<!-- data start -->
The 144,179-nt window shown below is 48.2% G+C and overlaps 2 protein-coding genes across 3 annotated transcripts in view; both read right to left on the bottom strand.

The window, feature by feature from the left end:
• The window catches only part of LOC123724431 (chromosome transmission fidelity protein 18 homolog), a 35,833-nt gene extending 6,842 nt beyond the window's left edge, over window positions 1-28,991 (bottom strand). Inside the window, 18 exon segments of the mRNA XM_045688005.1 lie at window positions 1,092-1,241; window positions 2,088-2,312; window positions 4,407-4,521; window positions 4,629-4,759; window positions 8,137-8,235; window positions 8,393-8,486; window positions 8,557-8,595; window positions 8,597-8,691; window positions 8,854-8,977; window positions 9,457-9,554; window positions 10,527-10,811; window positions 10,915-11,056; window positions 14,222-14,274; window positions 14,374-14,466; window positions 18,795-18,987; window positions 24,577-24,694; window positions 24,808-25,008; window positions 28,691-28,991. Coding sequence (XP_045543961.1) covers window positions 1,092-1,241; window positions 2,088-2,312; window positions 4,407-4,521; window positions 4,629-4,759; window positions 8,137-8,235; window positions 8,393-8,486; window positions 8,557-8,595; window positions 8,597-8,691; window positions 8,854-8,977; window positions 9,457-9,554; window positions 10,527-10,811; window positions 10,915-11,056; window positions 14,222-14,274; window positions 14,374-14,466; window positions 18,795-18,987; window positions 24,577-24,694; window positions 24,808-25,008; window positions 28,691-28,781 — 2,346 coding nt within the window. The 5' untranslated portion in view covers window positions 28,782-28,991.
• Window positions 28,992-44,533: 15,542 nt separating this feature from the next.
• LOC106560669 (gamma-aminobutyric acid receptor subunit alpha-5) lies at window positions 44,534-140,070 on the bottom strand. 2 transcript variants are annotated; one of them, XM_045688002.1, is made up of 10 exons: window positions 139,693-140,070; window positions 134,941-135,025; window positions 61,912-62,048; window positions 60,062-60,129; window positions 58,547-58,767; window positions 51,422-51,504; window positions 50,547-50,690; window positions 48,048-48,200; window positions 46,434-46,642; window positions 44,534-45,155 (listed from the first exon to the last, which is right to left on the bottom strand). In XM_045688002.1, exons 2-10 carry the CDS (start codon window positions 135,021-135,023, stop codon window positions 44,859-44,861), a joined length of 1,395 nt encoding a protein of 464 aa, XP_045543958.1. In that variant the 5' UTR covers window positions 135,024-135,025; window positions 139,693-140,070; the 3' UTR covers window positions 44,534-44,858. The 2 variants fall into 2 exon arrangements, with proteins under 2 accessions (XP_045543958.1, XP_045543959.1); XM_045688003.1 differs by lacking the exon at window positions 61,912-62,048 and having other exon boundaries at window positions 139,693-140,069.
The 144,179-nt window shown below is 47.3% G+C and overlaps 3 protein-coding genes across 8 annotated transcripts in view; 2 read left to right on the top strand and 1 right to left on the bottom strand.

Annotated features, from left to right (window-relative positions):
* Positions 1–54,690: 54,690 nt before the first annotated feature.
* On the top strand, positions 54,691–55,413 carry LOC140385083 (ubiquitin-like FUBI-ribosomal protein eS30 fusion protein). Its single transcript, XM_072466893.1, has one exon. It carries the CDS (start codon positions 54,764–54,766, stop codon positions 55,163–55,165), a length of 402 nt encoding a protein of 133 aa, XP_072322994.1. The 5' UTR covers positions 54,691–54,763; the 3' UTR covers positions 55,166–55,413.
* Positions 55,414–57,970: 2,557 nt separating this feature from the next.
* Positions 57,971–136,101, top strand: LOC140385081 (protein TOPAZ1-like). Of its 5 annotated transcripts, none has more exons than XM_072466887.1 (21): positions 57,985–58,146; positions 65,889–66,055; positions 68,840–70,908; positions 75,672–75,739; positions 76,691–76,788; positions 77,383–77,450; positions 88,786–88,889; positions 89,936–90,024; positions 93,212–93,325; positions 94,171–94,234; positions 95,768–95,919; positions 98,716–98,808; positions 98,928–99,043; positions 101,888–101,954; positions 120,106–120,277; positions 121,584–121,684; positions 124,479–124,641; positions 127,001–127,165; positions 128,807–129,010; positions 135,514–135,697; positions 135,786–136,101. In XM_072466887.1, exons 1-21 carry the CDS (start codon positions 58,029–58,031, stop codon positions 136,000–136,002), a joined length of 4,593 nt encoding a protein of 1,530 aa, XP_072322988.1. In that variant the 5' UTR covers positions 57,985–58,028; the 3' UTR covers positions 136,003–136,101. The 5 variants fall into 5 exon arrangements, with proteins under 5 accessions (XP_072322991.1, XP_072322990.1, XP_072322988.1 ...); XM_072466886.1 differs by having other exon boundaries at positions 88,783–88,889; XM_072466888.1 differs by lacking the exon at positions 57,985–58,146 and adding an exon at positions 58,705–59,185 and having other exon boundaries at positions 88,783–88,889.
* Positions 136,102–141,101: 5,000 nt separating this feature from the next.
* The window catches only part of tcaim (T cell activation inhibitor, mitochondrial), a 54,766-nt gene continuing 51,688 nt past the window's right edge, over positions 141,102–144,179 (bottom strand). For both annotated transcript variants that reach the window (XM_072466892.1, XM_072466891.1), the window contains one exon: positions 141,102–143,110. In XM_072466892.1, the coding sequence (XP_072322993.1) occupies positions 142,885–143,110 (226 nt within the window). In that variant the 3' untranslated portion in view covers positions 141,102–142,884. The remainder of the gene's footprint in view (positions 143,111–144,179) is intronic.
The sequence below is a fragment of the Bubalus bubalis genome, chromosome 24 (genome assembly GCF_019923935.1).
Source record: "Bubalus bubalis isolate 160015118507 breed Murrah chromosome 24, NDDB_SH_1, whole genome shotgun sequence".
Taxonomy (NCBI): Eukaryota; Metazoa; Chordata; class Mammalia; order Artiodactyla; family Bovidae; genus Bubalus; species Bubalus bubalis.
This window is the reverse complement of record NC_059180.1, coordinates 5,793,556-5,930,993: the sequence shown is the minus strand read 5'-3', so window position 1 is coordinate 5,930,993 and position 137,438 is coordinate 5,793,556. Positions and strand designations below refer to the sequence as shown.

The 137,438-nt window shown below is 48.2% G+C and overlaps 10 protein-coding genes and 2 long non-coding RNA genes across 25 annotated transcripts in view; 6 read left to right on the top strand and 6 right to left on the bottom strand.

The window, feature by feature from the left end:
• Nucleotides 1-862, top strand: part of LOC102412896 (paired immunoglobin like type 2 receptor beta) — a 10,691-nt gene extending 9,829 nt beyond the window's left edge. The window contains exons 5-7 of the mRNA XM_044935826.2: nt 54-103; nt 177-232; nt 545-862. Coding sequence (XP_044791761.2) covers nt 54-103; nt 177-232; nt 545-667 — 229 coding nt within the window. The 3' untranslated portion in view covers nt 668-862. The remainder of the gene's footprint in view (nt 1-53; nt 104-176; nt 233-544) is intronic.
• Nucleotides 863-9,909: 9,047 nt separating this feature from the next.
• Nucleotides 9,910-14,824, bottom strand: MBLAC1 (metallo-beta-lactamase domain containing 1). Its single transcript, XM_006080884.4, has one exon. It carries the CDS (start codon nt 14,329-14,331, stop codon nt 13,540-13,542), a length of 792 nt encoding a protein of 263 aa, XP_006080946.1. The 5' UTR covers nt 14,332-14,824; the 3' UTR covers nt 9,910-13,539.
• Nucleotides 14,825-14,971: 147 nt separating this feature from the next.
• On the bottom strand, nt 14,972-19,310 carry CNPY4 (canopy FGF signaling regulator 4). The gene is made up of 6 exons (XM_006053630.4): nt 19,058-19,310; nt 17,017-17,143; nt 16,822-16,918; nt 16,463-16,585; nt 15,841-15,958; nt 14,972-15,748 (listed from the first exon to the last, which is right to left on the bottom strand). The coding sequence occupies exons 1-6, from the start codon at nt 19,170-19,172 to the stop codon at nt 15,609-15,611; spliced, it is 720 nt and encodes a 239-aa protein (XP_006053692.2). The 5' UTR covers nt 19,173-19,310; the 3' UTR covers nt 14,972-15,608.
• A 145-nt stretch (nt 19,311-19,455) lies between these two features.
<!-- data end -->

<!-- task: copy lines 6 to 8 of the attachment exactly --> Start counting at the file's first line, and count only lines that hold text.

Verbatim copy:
The 144,179-nt window shown below is 47.3% G+C and overlaps 3 protein-coding genes across 8 annotated transcripts in view; 2 read left to right on the top strand and 1 right to left on the bottom strand.

Annotated features, from left to right (window-relative positions):
* Positions 1–54,690: 54,690 nt before the first annotated feature.